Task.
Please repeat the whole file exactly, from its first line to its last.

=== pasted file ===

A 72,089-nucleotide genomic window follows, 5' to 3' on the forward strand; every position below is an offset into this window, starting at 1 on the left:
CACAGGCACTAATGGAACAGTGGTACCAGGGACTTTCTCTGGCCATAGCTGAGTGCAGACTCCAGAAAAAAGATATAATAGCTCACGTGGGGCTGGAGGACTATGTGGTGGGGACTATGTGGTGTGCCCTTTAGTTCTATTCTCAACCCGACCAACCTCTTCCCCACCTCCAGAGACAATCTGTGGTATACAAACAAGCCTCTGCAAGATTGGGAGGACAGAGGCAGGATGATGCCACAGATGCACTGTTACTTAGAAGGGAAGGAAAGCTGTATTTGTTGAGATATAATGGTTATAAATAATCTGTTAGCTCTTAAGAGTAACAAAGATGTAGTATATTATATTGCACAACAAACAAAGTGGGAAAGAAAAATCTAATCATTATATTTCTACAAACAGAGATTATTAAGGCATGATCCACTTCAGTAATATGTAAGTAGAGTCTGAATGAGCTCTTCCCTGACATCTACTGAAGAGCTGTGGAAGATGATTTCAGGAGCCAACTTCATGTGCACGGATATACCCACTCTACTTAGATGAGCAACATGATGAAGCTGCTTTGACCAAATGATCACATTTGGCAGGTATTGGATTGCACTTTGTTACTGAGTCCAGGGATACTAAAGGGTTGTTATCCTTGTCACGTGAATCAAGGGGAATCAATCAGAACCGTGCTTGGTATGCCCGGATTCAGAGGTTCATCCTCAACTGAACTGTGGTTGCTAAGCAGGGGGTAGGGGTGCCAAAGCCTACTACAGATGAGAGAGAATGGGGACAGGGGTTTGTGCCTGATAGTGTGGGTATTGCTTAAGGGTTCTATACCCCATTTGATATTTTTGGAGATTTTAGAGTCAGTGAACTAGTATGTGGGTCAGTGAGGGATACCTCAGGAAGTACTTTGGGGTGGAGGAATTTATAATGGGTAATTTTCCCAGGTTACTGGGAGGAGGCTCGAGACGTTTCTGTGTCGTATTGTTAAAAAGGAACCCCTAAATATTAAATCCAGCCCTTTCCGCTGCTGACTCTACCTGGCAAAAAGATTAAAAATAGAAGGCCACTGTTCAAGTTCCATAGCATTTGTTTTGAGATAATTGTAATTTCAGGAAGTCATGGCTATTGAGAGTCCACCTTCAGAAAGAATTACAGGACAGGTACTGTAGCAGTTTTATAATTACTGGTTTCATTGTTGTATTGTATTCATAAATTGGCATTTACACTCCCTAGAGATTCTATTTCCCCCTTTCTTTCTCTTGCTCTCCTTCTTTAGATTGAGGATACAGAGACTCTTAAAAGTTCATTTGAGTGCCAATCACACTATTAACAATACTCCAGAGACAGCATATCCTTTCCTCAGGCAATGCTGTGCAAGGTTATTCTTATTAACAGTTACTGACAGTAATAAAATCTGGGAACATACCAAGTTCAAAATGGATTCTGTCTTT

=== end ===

A 72,089-nucleotide genomic window follows, 5' to 3' on the forward strand; every position below is an offset into this window, starting at 1 on the left:
CACAGGCACTAATGGAACAGTGGTACCAGGGACTTTCTCTGGCCATAGCTGAGTGCAGACTCCAGAAAAAAGATATAATAGCTCACGTGGGGCTGGAGGACTATGTGGTGGGGACTATGTGGTGTGCCCTTTAGTTCTATTCTCAACCCGACCAACCTCTTCCCCACCTCCAGAGACAATCTGTGGTATACAAACAAGCCTCTGCAAGATTGGGAGGACAGAGGCAGGATGATGCCACAGATGCACTGTTACTTAGAAGGGAAGGAAAGCTGTATTTGTTGAGATATAATGGTTATAAATAATCTGTTAGCTCTTAAGAGTAACAAAGATGTAGTATATTATATTGCACAACAAACAAAGTGGGAAAGAAAAATCTAATCATTATATTTCTACAAACAGAGATTATTAAGGCATGATCCACTTCAGTAATATGTAAGTAGAGTCTGAATGAGCTCTTCCCTGACATCTACTGAAGAGCTGTGGAAGATGATTTCAGGAGCCAACTTCATGTGCACGGATATACCCACTCTACTTAGATGAGCAACATGATGAAGCTGCTTTGACCAAATGATCACATTTGGCAGGTATTGGATTGCACTTTGTTACTGAGTCCAGGGATACTAAAGGGTTGTTATCCTTGTCACGTGAATCAAGGGGAATCAATCAGAACCGTGCTTGGTATGCCCGGATTCAGAGGTTCATCCTCAACTGAACTGTGGTTGCTAAGCAGGGGGTAGGGGTGCCAAAGCCTACTACAGATGAGAGAGAATGGGGACAGGGGTTTGTGCCTGATAGTGTGGGTATTGCTTAAGGGTTCTATACCCCATTTGATATTTTTGGAGATTTTAGAGTCAGTGAACTAGTATGTGGGTCAGTGAGGGATACCTCAGGAAGTACTTTGGGGTGGAGGAATTTATAATGGGTAATTTTCCCAGGTTACTGGGAGGAGGCTCGAGACGTTTCTGTGTCGTATTGTTAAAAAGGAACCCCTAAATATTAAATCCAGCCCTTTCCGCTGCTGACTCTACCTGGCAAAAAGATTAAAAATAGAAGGCCACTGTTCAAGTTCCATAGCATTTGTTTTGAGATAATTGTAATTTCAGGAAGTCATGGCTATTGAGAGTCCACCTTCAGAAAGAATTACAGGACAGGTACTGTAGCAGTTTTATAATTACTGGTTTCATTGTTGTATTGTATTCATAAATTGGCATTTACACTCCCTAGAGATTCTATTTCCCCCTTTCTTTCTCTTGCTCTCCTTCTTTAGATTGAGGATACAGAGACTCTTAAAAGTTCATTTGAGTGCCAATCACACTATTAACAATACTCCAGAGACAGCATATCCTTTCCTCAGGCAATGCTGTGCAAGGTTATTCTTATTAACAGTTACTGACAGTAATAAAATCTGGGAACATACCAAGTTCAAAATGGATTCTGTCTTT